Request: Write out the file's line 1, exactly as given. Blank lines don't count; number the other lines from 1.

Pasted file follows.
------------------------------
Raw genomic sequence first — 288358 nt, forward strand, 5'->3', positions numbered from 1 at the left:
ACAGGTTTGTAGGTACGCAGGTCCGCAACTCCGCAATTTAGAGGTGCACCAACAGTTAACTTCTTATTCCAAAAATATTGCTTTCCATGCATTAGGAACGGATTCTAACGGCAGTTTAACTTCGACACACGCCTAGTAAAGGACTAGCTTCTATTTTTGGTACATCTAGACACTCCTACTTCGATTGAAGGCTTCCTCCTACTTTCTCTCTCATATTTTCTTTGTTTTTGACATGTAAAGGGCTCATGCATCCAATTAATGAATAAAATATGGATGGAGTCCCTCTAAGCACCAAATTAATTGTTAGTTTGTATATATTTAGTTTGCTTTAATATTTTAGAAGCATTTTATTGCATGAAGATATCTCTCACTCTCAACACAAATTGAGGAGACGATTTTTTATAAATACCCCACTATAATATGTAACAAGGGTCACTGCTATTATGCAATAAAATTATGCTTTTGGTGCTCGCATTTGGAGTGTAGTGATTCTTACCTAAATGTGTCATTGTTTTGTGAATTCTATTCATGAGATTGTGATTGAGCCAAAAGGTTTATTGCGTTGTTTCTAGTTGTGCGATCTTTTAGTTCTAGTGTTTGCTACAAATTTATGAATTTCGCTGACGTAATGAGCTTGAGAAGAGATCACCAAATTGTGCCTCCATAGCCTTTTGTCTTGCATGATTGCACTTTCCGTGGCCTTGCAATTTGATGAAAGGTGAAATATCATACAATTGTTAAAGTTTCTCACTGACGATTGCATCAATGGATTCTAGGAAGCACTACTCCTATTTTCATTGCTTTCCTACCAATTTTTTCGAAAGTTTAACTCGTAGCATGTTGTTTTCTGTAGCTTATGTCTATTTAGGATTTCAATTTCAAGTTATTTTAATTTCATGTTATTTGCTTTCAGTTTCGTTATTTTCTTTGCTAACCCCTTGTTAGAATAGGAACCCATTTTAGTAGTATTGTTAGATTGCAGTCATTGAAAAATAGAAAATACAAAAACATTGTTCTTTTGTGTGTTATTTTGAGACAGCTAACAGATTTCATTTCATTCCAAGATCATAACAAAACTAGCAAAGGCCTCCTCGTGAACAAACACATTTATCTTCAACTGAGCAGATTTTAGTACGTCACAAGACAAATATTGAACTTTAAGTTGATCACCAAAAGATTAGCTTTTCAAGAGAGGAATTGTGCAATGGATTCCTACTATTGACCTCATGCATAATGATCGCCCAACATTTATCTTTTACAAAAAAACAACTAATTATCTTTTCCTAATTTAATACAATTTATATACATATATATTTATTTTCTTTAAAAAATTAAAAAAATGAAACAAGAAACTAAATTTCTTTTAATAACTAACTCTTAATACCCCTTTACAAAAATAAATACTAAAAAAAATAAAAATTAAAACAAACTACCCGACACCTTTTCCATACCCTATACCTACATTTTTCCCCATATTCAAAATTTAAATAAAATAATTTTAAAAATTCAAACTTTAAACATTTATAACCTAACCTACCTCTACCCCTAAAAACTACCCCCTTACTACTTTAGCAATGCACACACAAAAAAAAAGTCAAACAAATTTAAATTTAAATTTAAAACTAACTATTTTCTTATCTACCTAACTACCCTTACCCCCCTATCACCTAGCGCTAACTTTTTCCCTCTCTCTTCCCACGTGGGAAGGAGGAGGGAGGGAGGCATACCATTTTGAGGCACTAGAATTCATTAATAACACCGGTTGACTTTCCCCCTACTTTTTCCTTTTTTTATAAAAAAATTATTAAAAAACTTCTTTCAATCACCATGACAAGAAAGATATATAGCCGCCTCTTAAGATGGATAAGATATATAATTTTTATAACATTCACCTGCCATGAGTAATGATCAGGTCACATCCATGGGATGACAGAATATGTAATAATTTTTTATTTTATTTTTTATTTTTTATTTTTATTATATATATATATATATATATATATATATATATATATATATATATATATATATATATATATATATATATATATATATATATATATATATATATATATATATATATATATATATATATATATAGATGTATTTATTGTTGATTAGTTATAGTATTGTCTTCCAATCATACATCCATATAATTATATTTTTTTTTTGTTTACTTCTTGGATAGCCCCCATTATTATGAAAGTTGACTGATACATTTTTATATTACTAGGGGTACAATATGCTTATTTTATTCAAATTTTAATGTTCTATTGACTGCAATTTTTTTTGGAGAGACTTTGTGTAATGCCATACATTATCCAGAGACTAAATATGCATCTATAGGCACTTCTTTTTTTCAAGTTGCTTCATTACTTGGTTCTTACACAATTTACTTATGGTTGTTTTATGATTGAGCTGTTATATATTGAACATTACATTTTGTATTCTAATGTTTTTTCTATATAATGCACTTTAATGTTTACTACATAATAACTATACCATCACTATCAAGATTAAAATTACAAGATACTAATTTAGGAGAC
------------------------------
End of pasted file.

Raw genomic sequence first — 288358 nt, forward strand, 5'->3', positions numbered from 1 at the left: